• Kinney, Arthur F. “Revisiting The Tempest.” Modern Philology 93.2 (1995): 161–177.

    DOI: 10.1086/392301E-mail Citation »

    As with Frey 1979, expands the concept of “sources,” proposing a closer examination of James Rosier’s tract, A True Relation of the Most Prosperous Voyage Made This Present Yeere (1605), which relates the arrival in London of five Native Americans as spoils of an English New World venture. Seeing these Native Americans in London could have influenced Shakespeare as much as the Jamestown pamphlets or the Strachey letter.

  • Stoll, Elmer Edgar. “Certain Fallacies and Irrelevancies in the Literary Scholarship of the Day.” Studies in Philology 24.4 (1927): 485–508.

    E-mail Citation »

    Takes issue with source-hunting critics who find American allusions scattered throughout The Tempest; argues the contrary position that such parallels are dubious and that the cumulative effect of the many minor coincidences has no weight of its own.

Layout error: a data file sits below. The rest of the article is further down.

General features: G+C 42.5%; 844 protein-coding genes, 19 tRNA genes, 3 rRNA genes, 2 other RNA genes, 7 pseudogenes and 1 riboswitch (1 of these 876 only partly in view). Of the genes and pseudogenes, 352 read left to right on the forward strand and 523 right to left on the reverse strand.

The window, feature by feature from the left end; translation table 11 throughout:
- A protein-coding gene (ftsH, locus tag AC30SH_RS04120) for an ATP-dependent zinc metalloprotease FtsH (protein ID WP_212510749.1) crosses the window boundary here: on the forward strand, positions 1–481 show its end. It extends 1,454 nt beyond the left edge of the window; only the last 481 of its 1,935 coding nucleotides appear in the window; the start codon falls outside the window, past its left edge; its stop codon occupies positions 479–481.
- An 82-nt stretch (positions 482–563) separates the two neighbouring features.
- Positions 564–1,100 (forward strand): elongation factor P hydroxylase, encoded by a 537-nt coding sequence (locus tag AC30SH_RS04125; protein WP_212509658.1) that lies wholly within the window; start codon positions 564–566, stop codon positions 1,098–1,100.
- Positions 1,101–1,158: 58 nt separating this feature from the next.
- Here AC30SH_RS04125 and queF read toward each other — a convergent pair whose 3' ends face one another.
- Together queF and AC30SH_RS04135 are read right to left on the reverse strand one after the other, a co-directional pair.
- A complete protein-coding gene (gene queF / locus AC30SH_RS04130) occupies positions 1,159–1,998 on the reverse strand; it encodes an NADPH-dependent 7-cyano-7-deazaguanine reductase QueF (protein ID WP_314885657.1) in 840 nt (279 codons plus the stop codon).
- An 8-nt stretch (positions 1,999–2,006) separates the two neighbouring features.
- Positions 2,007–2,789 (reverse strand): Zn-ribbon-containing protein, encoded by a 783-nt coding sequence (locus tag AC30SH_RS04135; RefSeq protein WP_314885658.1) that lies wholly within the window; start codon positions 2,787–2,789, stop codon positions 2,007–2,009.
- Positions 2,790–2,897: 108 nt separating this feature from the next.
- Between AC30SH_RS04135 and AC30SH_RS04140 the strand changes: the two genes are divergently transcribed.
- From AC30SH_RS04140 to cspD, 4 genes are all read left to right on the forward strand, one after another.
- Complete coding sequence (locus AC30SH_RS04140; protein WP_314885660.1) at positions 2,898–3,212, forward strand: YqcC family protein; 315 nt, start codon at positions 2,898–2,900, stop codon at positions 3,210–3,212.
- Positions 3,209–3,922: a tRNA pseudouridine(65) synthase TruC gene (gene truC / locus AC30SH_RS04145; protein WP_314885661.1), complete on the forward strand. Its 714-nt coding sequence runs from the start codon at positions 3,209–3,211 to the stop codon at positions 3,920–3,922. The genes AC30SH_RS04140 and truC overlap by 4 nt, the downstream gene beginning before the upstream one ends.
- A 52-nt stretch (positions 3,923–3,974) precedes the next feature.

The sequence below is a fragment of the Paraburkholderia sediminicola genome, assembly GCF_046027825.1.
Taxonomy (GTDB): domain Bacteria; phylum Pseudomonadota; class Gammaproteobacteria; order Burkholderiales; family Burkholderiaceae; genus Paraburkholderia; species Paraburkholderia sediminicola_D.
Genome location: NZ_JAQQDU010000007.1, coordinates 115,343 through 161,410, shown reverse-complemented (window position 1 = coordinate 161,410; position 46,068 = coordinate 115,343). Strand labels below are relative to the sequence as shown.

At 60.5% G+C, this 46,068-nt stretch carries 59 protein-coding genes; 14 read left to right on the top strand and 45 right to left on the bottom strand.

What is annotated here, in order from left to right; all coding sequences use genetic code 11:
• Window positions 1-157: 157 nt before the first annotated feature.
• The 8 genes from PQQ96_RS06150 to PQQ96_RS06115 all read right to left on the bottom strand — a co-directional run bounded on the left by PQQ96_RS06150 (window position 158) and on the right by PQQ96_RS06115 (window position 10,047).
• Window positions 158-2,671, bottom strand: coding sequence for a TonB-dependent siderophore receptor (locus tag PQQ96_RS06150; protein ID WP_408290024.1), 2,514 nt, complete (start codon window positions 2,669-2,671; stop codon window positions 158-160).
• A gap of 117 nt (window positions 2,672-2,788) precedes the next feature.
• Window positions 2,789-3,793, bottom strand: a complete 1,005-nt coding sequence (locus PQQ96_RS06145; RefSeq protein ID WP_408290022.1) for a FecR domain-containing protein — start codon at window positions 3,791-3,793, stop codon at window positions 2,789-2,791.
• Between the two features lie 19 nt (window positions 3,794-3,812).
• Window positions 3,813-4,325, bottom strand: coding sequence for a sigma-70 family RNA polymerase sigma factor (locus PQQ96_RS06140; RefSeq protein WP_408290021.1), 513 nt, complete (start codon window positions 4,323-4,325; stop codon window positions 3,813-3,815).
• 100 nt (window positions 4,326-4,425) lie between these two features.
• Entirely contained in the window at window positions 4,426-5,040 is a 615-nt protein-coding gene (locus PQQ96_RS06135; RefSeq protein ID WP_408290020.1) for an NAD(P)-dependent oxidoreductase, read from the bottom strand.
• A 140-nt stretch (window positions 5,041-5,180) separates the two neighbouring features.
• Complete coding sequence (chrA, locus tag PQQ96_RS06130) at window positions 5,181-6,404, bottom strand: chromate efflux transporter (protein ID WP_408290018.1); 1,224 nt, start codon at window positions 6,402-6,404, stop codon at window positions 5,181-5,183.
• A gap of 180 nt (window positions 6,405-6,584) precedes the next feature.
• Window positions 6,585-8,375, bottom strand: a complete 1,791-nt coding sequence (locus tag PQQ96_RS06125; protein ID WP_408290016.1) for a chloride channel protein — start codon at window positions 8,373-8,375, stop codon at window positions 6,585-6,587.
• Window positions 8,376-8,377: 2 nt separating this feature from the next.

• Stritmatter, Roger, and Lynne Kositsky. “Shakespeare and the Voyagers Revisited.” Review of English Studies 58 (2007): 447–472.

    DOI: 10.1093/res/hgl152E-mail Citation »

    Attempts to antedate The Tempest (to strengthen anti-Stratfordian authorship claims) by arguing that the Strachey letter was not available to Shakespeare as a source, and that Strachey and The Tempest draw on an earlier, common source.

  • Vaughan, Alden T. “William Strachey’s True Repertory and Shakespeare: A Closer Look at the Evidence.” Shakespeare Quarterly 59 (2008): 245–273.

    DOI: 10.1353/shq.0.0017E-mail Citation »

    Provides a riposte to Stritmatter and Kositsky 2007, revisits the strong grounds for Shakespeare’s likely reliance on Strachey, and confirms the 1610–1611 date of composition for The Tempest.